Chen, Ruttan, and Feinberg studied how art becomes sacred and their findings are likely applicable to other sorts of objects/situations. The researchers report that they “used art as a case study to develop and test a theory wherein collective transcendence beliefs—beliefs that an object links the collective to something larger and more important than the self, spanning space and time—are a key determinant of the sacredness of objects. . . . heightening [emphasizing] the collective spirituality and historical significance of an artwork resulted in participants viewing the artwork as more collectively meaningful, and subsequently more sacred . . . worthy of protection from the profane . . . and eliciting moral outrage in the face of desecration. . . . collective transcendence beliefs elevate various forms of art (sculpture, music, and painting) to be held as sacred.” During the research conducted, study participants came to find sacred “even an amateur sketch done by the first author.” So, art seems sacred when people are lead to believe that it connects humanity to something greater than itself and sacred art is worthy of protection.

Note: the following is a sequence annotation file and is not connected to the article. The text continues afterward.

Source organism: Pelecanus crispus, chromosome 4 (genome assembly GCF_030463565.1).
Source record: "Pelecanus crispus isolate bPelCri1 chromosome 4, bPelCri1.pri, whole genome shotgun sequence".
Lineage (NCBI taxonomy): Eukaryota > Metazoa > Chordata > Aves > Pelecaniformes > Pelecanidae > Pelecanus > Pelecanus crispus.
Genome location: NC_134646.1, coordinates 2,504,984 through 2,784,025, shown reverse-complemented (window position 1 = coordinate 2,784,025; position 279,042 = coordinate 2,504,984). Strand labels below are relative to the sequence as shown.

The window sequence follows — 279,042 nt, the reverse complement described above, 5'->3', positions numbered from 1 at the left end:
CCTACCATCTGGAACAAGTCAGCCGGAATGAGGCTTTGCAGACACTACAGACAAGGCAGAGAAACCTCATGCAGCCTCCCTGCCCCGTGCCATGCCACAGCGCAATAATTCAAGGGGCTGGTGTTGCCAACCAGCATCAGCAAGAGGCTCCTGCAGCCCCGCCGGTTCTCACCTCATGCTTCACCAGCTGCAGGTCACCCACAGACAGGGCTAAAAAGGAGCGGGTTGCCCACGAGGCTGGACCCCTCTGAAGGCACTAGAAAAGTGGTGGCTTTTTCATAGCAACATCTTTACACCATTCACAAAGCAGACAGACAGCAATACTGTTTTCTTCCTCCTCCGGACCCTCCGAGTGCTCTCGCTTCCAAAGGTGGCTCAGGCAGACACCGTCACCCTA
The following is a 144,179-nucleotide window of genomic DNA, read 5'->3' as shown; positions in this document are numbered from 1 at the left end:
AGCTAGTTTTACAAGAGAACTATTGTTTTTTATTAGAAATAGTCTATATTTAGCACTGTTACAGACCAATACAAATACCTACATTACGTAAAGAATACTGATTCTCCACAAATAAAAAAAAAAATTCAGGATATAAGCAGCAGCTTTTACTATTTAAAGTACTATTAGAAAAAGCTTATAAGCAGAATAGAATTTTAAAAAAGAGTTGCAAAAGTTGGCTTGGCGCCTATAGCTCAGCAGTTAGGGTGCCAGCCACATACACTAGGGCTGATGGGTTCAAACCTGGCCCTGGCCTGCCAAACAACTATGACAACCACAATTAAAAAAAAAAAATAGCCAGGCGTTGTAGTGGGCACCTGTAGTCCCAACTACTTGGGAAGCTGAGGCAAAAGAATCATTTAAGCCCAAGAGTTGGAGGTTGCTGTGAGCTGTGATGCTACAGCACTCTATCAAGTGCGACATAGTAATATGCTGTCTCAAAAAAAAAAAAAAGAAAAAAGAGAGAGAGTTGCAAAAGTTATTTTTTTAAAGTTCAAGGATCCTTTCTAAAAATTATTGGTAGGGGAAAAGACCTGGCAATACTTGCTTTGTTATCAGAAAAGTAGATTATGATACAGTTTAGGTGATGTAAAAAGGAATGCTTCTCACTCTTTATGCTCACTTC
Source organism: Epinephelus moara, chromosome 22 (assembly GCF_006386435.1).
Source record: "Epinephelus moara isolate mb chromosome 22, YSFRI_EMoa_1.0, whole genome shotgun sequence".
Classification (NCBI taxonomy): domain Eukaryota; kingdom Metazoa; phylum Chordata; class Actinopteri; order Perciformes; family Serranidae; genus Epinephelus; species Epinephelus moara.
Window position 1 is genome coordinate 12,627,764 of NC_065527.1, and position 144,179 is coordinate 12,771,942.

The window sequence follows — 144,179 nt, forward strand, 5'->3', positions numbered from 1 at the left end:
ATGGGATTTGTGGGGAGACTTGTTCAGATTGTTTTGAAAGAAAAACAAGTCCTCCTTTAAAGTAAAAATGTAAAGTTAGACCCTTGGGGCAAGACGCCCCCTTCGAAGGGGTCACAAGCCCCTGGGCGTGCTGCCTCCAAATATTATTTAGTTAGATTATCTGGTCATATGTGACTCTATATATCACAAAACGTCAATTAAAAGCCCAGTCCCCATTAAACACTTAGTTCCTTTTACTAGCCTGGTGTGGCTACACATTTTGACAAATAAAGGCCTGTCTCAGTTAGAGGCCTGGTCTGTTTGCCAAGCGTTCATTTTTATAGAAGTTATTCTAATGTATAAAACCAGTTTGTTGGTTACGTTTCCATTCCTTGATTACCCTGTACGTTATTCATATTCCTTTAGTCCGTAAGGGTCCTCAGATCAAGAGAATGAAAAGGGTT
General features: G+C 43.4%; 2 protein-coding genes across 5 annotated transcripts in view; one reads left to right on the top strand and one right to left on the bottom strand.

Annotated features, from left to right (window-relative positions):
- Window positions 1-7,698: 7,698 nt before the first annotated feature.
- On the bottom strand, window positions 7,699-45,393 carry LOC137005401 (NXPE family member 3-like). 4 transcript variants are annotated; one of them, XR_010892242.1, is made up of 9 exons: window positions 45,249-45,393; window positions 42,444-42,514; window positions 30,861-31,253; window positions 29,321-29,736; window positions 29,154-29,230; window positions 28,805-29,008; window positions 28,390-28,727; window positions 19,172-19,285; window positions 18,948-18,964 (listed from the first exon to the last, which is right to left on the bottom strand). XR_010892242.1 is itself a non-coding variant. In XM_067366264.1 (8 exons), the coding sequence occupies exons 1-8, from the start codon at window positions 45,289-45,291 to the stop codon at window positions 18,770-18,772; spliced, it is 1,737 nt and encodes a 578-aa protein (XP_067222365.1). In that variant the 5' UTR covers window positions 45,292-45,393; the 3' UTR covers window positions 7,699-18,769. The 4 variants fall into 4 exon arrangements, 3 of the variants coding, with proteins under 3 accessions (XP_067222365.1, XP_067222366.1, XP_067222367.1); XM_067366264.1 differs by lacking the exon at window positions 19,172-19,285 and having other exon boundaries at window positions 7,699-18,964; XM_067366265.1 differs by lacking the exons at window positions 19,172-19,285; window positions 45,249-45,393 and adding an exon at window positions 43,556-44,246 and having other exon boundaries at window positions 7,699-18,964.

S. Chen, R. Ruttan, and M. Feinberg. “Collective Transcendence Beliefs Shape the Sacredness of Objects: The Case of Art.” Journal of Personality and Social Psychology, in press, https://doi.org/10.1037/pspa0000319